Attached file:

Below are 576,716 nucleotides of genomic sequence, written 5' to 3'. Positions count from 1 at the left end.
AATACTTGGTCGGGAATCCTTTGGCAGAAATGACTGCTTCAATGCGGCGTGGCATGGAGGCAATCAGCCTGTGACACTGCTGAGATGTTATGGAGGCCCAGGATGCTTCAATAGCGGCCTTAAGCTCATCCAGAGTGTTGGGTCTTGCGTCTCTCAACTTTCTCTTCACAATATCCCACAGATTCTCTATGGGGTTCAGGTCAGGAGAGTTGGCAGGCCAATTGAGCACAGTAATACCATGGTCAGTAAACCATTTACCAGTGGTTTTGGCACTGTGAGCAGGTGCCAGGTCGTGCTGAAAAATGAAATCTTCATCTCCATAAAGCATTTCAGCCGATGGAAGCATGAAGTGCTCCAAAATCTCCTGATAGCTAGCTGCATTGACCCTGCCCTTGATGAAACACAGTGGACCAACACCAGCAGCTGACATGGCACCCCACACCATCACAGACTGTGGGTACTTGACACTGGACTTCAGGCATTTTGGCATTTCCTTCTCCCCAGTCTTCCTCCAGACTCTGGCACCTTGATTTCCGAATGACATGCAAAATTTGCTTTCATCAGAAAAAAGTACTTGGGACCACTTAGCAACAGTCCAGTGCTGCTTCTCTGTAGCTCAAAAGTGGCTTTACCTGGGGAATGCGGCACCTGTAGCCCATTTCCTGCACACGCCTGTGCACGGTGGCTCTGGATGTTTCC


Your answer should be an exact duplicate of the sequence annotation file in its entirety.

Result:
Below are 576,716 nucleotides of genomic sequence, written 5' to 3'. Positions count from 1 at the left end.
AATACTTGGTCGGGAATCCTTTGGCAGAAATGACTGCTTCAATGCGGCGTGGCATGGAGGCAATCAGCCTGTGACACTGCTGAGATGTTATGGAGGCCCAGGATGCTTCAATAGCGGCCTTAAGCTCATCCAGAGTGTTGGGTCTTGCGTCTCTCAACTTTCTCTTCACAATATCCCACAGATTCTCTATGGGGTTCAGGTCAGGAGAGTTGGCAGGCCAATTGAGCACAGTAATACCATGGTCAGTAAACCATTTACCAGTGGTTTTGGCACTGTGAGCAGGTGCCAGGTCGTGCTGAAAAATGAAATCTTCATCTCCATAAAGCATTTCAGCCGATGGAAGCATGAAGTGCTCCAAAATCTCCTGATAGCTAGCTGCATTGACCCTGCCCTTGATGAAACACAGTGGACCAACACCAGCAGCTGACATGGCACCCCACACCATCACAGACTGTGGGTACTTGACACTGGACTTCAGGCATTTTGGCATTTCCTTCTCCCCAGTCTTCCTCCAGACTCTGGCACCTTGATTTCCGAATGACATGCAAAATTTGCTTTCATCAGAAAAAAGTACTTGGGACCACTTAGCAACAGTCCAGTGCTGCTTCTCTGTAGCTCAAAAGTGGCTTTACCTGGGGAATGCGGCACCTGTAGCCCATTTCCTGCACACGCCTGTGCACGGTGGCTCTGGATGTTTCC